Hipster Typefaces of the 20s and 30s

Modern was austere. Modernistic was joyful and riotous. Once the style was introduced to the world in Paris at the Exposition internationale des arts et Decoratifs Industrieles modernes in 1925, this ornamental sensibility quickly became the vogue for all the applied arts throughout the industrialized and commercialized world. Between the world wars, design entrepreneurs understood that given the ebbs and flows in European and American consumption, brought about by the financial rollercoaster in world markets, high style was needed to position the goods. Styling was touted by marketing and advertising experts as a tool of allure that encouraged sales in everything consumable.

Art Deco, as it was also known, started as an affluent style that trickled down to the bourgeoisie. A hybrid of various orthodox Modernist traits, it skirted their respective ideological overlays. Cubist, Futurist, Constructivist, DeStijl, even Bauhaus elements were absorbed by moderne, including rectilinear geometries and sans-serif typefaces combined with stark ornamental patterns such as sunrays, lightning bolts, motion lines and other symbols of Machine Age progress.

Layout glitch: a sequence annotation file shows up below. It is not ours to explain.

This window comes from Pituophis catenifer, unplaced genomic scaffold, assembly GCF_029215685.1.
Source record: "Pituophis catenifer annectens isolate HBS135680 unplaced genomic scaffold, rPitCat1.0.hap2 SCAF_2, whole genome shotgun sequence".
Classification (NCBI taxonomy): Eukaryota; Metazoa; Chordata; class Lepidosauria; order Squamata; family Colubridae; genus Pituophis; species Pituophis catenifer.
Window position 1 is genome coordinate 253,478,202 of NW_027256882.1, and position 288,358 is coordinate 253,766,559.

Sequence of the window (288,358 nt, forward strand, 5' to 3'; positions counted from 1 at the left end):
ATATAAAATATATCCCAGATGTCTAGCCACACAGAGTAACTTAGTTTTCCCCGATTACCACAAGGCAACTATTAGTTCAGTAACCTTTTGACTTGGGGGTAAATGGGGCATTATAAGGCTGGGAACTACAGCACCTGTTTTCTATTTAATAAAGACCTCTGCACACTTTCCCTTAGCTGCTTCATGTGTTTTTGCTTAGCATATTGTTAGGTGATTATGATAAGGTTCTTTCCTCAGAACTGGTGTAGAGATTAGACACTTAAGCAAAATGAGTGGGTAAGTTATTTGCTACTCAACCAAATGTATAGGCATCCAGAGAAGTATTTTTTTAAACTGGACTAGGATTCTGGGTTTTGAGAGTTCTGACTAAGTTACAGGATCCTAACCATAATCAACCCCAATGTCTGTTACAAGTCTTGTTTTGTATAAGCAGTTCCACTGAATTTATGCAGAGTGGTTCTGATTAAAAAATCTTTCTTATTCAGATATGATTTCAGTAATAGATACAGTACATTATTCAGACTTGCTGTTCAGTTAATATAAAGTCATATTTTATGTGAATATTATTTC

These are some of the “extraordinary” typefaces that helped define the Modernistic era in a specimen sheet from 1930.

(More about type styles here and here and here and here.)

And don’t miss the Absolutely Fabulous parody of Downton Abbey here.


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